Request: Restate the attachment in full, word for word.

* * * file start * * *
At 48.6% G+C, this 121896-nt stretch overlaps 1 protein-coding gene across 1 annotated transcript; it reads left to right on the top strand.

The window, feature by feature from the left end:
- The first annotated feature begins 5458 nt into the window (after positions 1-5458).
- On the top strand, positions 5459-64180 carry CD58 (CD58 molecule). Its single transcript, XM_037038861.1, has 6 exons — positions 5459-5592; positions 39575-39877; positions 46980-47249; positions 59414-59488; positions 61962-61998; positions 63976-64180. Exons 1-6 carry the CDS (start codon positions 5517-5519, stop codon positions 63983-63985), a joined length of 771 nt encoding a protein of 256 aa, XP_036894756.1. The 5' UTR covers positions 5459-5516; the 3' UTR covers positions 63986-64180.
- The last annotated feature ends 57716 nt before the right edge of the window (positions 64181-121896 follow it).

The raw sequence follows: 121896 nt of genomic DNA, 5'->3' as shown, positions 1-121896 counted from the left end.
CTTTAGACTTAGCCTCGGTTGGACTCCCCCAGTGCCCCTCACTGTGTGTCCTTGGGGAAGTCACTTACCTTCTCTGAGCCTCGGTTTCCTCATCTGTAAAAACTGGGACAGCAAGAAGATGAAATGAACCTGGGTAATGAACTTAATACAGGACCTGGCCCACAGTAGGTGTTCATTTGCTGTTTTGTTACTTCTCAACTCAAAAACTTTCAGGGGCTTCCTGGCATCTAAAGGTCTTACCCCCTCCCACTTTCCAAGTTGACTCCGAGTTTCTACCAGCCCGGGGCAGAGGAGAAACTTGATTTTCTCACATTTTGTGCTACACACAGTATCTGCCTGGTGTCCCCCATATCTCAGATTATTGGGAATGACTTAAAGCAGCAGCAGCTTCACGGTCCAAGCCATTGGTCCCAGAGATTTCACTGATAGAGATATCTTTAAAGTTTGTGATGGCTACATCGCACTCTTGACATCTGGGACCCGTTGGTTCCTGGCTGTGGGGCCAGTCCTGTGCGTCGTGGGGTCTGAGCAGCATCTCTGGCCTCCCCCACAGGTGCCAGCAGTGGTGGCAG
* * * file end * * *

At 48.6% G+C, this 121896-nt stretch overlaps 1 protein-coding gene across 1 annotated transcript; it reads left to right on the top strand.

The window, feature by feature from the left end:
- The first annotated feature begins 5458 nt into the window (after positions 1-5458).
- On the top strand, positions 5459-64180 carry CD58 (CD58 molecule). Its single transcript, XM_037038861.1, has 6 exons — positions 5459-5592; positions 39575-39877; positions 46980-47249; positions 59414-59488; positions 61962-61998; positions 63976-64180. Exons 1-6 carry the CDS (start codon positions 5517-5519, stop codon positions 63983-63985), a joined length of 771 nt encoding a protein of 256 aa, XP_036894756.1. The 5' UTR covers positions 5459-5516; the 3' UTR covers positions 63986-64180.
- The last annotated feature ends 57716 nt before the right edge of the window (positions 64181-121896 follow it).

The raw sequence follows: 121896 nt of genomic DNA, 5'->3' as shown, positions 1-121896 counted from the left end.
CTTTAGACTTAGCCTCGGTTGGACTCCCCCAGTGCCCCTCACTGTGTGTCCTTGGGGAAGTCACTTACCTTCTCTGAGCCTCGGTTTCCTCATCTGTAAAAACTGGGACAGCAAGAAGATGAAATGAACCTGGGTAATGAACTTAATACAGGACCTGGCCCACAGTAGGTGTTCATTTGCTGTTTTGTTACTTCTCAACTCAAAAACTTTCAGGGGCTTCCTGGCATCTAAAGGTCTTACCCCCTCCCACTTTCCAAGTTGACTCCGAGTTTCTACCAGCCCGGGGCAGAGGAGAAACTTGATTTTCTCACATTTTGTGCTACACACAGTATCTGCCTGGTGTCCCCCATATCTCAGATTATTGGGAATGACTTAAAGCAGCAGCAGCTTCACGGTCCAAGCCATTGGTCCCAGAGATTTCACTGATAGAGATATCTTTAAAGTTTGTGATGGCTACATCGCACTCTTGACATCTGGGACCCGTTGGTTCCTGGCTGTGGGGCCAGTCCTGTGCGTCGTGGGGTCTGAGCAGCATCTCTGGCCTCCCCCACAGGTGCCAGCAGTGGTGGCAG